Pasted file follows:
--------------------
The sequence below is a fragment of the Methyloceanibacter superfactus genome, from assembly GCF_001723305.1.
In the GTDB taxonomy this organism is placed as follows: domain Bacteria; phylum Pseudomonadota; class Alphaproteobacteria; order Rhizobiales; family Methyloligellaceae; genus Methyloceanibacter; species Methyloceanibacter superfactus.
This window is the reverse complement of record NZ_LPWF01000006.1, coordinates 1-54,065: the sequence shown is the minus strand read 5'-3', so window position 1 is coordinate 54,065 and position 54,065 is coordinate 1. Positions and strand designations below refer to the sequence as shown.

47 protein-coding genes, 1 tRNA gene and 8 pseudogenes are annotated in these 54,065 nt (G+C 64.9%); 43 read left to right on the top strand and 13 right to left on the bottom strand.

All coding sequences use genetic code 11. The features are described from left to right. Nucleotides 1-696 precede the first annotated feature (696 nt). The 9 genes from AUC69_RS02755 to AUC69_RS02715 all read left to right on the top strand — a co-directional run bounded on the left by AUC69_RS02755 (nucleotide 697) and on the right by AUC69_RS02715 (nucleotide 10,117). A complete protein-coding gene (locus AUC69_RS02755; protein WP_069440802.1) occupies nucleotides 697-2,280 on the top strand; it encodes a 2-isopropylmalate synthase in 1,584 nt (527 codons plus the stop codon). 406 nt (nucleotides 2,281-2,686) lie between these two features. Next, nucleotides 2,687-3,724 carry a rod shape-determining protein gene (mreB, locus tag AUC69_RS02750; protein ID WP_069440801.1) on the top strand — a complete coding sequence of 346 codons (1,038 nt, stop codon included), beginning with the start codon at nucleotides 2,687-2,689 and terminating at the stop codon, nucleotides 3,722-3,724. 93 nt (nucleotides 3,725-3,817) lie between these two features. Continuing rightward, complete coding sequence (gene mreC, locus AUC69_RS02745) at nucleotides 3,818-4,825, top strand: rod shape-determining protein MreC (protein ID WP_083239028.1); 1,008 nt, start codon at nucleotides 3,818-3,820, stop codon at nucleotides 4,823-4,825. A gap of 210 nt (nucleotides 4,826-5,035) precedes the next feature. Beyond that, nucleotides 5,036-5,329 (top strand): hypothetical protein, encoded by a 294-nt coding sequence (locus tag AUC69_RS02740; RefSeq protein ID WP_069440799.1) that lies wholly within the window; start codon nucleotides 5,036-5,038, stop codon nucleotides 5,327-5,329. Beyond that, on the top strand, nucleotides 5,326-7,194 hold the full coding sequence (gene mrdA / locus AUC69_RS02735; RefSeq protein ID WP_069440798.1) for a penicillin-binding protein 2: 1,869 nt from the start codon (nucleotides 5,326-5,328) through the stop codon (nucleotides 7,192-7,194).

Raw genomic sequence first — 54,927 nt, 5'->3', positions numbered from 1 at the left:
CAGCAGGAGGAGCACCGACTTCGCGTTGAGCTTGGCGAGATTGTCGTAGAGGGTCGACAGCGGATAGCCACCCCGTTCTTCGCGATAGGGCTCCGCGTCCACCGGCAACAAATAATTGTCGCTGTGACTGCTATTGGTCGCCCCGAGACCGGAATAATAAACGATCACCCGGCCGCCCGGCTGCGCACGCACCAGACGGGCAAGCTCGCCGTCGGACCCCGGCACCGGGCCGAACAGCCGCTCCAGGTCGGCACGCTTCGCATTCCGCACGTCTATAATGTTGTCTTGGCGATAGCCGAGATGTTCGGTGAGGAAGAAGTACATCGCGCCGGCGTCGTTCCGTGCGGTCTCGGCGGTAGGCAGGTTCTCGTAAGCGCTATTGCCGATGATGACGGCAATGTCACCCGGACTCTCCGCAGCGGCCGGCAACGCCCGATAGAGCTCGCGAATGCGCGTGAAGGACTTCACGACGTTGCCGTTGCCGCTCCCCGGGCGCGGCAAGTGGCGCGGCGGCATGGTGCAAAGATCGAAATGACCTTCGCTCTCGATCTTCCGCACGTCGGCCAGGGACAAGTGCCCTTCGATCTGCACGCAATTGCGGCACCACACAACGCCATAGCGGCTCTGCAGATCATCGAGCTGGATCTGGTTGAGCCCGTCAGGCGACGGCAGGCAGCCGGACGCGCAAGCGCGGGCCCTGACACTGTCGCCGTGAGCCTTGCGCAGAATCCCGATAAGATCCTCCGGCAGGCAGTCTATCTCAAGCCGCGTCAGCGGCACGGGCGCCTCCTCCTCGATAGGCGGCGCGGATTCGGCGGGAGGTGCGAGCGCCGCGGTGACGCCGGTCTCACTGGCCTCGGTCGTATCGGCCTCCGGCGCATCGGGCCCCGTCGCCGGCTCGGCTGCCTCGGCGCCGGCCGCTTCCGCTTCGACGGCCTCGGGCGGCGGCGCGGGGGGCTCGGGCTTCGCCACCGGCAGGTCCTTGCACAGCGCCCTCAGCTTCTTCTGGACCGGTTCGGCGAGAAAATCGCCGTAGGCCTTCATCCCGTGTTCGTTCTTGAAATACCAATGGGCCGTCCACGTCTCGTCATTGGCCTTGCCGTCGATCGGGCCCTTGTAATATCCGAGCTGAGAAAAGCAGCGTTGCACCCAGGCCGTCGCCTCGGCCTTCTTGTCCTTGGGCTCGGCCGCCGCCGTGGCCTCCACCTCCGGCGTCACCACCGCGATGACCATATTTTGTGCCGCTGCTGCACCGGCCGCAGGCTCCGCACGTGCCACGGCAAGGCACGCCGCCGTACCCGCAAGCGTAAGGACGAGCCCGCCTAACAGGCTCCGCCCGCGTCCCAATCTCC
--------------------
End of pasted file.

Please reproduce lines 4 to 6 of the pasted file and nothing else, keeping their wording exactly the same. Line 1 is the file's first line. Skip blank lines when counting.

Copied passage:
47 protein-coding genes, 1 tRNA gene and 8 pseudogenes are annotated in these 54,065 nt (G+C 64.9%); 43 read left to right on the top strand and 13 right to left on the bottom strand.

All coding sequences use genetic code 11. The features are described from left to right. Nucleotides 1-696 precede the first annotated feature (696 nt). The 9 genes from AUC69_RS02755 to AUC69_RS02715 all read left to right on the top strand — a co-directional run bounded on the left by AUC69_RS02755 (nucleotide 697) and on the right by AUC69_RS02715 (nucleotide 10,117). A complete protein-coding gene (locus AUC69_RS02755; protein WP_069440802.1) occupies nucleotides 697-2,280 on the top strand; it encodes a 2-isopropylmalate synthase in 1,584 nt (527 codons plus the stop codon). 406 nt (nucleotides 2,281-2,686) lie between these two features. Next, nucleotides 2,687-3,724 carry a rod shape-determining protein gene (mreB, locus tag AUC69_RS02750; protein ID WP_069440801.1) on the top strand — a complete coding sequence of 346 codons (1,038 nt, stop codon included), beginning with the start codon at nucleotides 2,687-2,689 and terminating at the stop codon, nucleotides 3,722-3,724. 93 nt (nucleotides 3,725-3,817) lie between these two features. Continuing rightward, complete coding sequence (gene mreC, locus AUC69_RS02745) at nucleotides 3,818-4,825, top strand: rod shape-determining protein MreC (protein ID WP_083239028.1); 1,008 nt, start codon at nucleotides 3,818-3,820, stop codon at nucleotides 4,823-4,825. A gap of 210 nt (nucleotides 4,826-5,035) precedes the next feature. Beyond that, nucleotides 5,036-5,329 (top strand): hypothetical protein, encoded by a 294-nt coding sequence (locus tag AUC69_RS02740; RefSeq protein ID WP_069440799.1) that lies wholly within the window; start codon nucleotides 5,036-5,038, stop codon nucleotides 5,327-5,329. Beyond that, on the top strand, nucleotides 5,326-7,194 hold the full coding sequence (gene mrdA / locus AUC69_RS02735; RefSeq protein ID WP_069440798.1) for a penicillin-binding protein 2: 1,869 nt from the start codon (nucleotides 5,326-5,328) through the stop codon (nucleotides 7,192-7,194).

Raw genomic sequence first — 54,927 nt, 5'->3', positions numbered from 1 at the left: